By Tim Chen, CEO, DomainTools
Whois data is at a crossroads in 2018, under duress from EU data protection regulations, from within ICANN itself, and even from the Registrars and Registries that collect and store this data. Yet the security and protection of individuals, employees, customers, brands, Intellectual Property and a host of other important assets and constituencies depend on understanding who owns and controls resources on the internet.
For nearly 20 years DomainTools has been at the forefront of enabling Whois data for productive use by security practitioners. We look forward to continuing to do so for the next 20 years, but to accomplish this we need to be part of the solution and take extra steps to ensure we are never part of the problem. Our enduring goal in 2018 is continued access to Whois data and the research tools it enables for individuals and organizations fighting all types of online abuse.
A limited number of nefarious actors continue to abuse Whois data, mostly to run spam campaigns against new domain registrants. The right response here is to fight that abuse rather than redesign or regulate a working system, especially one where the benefits to cybersecurity are orders of magnitude greater than the costs of the limited abuse. In the spirit of fighting Whois abuse, DomainTools has a strong history including limiting anonymous Whois lookups, using image files so email addresses in our Whois records cannot be scraped, and applying strong know-your-customer and use-case validations for any Enterprise-level customers with access to higher volume query tools. But we need to do more.
As of today, unauthenticated users of the DomainTools Whois Lookup tool will not see personally identifiable information for the registrant parsed out in the results, and will be required to submit a CAPTCHA to see the full raw domain name Whois record. Phone numbers in the parsed results have been replaced with image files, much the same way emails have always been rendered. DomainTools iOS and Android apps, as well as the DomainTools Developer API, have also been deprecated as anti-abuse measures. In addition, on February 20, DomainTools will be deprecating legacy tools that allow individual users to do high volume Whois lookups, as these are the most prone to potential abuse. We aim to maintain effective tools for all our users while focusing the higher volume and more sophisticated research tools on Enterprise customers who by definition are individually qualified by the DomainTools team. Affected customers have been notified of these pending changes. Enterprise-level customers of DomainTools are not affected by these changes.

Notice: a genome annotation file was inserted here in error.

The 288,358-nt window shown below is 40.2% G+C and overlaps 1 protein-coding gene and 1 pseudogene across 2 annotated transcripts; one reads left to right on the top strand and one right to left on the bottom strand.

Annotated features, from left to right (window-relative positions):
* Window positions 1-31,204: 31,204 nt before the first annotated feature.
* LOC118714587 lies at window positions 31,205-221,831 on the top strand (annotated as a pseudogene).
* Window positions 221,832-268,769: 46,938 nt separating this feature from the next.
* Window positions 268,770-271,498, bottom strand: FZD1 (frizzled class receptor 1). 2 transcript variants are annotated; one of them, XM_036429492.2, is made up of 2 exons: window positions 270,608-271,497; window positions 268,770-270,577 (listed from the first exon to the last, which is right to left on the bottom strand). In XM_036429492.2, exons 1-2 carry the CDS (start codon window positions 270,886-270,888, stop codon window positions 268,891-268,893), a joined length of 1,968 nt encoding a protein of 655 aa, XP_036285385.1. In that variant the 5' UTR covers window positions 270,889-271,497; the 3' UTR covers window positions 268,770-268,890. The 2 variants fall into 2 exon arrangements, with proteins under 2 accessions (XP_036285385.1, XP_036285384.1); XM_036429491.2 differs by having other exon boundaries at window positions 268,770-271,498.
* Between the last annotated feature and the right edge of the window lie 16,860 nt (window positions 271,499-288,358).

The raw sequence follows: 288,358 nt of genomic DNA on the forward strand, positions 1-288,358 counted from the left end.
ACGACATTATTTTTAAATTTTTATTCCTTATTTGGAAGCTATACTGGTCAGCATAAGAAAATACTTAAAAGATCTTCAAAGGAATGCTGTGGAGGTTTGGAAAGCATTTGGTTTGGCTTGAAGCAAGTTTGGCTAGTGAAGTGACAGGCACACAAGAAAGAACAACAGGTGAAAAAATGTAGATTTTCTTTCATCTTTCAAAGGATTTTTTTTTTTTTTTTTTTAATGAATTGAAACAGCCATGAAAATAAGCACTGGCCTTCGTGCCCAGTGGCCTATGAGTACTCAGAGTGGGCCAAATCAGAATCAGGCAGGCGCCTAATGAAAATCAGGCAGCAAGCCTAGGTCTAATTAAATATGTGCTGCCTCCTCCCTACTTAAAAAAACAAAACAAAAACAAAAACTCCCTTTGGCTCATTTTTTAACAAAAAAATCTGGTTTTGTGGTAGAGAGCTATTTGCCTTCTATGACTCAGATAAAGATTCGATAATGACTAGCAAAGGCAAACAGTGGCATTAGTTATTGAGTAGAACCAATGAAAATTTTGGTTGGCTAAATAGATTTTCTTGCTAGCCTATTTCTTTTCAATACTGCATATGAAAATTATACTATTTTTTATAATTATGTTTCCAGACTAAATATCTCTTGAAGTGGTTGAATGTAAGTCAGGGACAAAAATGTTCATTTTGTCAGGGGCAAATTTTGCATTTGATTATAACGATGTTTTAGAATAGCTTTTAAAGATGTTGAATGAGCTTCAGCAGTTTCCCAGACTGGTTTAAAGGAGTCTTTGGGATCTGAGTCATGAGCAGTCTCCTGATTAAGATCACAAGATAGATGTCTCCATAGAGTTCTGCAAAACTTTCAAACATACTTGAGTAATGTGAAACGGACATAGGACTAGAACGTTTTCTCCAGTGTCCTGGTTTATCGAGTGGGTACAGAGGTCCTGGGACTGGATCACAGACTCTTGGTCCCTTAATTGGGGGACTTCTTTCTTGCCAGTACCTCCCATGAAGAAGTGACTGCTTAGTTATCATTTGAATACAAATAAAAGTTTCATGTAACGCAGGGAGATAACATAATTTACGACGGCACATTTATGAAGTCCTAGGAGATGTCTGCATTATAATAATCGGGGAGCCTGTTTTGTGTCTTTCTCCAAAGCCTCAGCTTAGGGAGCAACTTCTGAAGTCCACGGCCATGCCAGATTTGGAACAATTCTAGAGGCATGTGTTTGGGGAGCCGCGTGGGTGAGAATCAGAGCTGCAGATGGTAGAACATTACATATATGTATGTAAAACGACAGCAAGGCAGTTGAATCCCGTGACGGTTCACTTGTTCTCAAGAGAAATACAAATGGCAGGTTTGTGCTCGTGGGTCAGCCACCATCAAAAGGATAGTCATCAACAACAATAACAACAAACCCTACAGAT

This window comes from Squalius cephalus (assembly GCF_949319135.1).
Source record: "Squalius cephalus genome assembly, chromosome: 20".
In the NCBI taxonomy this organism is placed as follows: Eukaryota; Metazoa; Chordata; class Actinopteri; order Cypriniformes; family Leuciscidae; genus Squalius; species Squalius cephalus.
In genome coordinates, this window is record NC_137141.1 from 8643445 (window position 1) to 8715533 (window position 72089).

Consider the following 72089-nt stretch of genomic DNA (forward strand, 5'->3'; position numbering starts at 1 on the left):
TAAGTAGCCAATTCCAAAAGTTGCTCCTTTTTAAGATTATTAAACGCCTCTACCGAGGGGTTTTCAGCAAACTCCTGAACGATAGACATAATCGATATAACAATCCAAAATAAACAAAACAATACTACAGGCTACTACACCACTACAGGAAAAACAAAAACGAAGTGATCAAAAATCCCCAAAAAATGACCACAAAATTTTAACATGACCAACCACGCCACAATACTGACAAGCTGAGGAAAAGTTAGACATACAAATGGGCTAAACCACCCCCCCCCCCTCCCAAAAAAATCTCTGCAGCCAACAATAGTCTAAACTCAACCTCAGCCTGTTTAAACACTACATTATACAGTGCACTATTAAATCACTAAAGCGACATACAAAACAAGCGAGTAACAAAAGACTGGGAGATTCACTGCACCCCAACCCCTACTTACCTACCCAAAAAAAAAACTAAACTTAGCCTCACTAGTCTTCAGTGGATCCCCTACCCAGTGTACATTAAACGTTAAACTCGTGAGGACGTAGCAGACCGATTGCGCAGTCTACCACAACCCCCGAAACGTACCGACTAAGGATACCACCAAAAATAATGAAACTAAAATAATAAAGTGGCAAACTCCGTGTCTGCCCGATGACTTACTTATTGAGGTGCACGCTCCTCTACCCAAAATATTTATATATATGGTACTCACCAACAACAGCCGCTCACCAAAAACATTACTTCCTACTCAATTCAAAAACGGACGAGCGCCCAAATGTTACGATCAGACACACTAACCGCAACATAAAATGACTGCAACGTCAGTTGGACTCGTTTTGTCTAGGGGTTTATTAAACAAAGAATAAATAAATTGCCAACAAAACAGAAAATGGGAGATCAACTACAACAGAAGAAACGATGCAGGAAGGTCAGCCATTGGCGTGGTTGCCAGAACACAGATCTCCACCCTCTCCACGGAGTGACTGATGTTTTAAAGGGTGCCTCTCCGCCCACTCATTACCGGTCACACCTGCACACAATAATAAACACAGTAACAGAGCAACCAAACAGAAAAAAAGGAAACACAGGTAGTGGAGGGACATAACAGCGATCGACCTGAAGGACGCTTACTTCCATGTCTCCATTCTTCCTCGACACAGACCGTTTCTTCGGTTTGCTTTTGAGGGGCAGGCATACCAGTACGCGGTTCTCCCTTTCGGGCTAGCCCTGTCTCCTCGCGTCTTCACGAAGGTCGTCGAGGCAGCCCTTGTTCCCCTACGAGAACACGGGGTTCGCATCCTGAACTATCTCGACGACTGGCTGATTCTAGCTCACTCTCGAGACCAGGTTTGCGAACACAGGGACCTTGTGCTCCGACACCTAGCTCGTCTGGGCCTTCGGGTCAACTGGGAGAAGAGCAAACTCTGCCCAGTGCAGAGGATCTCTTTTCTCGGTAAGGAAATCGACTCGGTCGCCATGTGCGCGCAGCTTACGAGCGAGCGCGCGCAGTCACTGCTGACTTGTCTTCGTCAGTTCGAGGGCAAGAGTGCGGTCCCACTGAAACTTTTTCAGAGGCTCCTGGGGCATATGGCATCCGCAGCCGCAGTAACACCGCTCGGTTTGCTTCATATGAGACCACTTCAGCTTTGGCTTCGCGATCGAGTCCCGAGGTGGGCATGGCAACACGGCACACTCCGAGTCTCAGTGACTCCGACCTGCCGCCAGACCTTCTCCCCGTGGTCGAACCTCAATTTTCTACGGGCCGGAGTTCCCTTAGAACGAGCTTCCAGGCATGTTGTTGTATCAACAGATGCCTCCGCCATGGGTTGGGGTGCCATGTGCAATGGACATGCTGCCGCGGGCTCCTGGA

Whois data plays a critical role in the security and stability of the Domain Name System, a distributed, open, trust-based system that has stood the test of time. DomainTools believes that a fair balance can be achieved between security and privacy on the Internet. It remains our hope that organizations who are gatekeepers of Whois data, whether in policy or in function, will continue to work constructively towards an outcome which preserves the necessary and useful functions of today’s Whois protocol. DomainTools will be doing our part as well, and today’s actions are an example of that.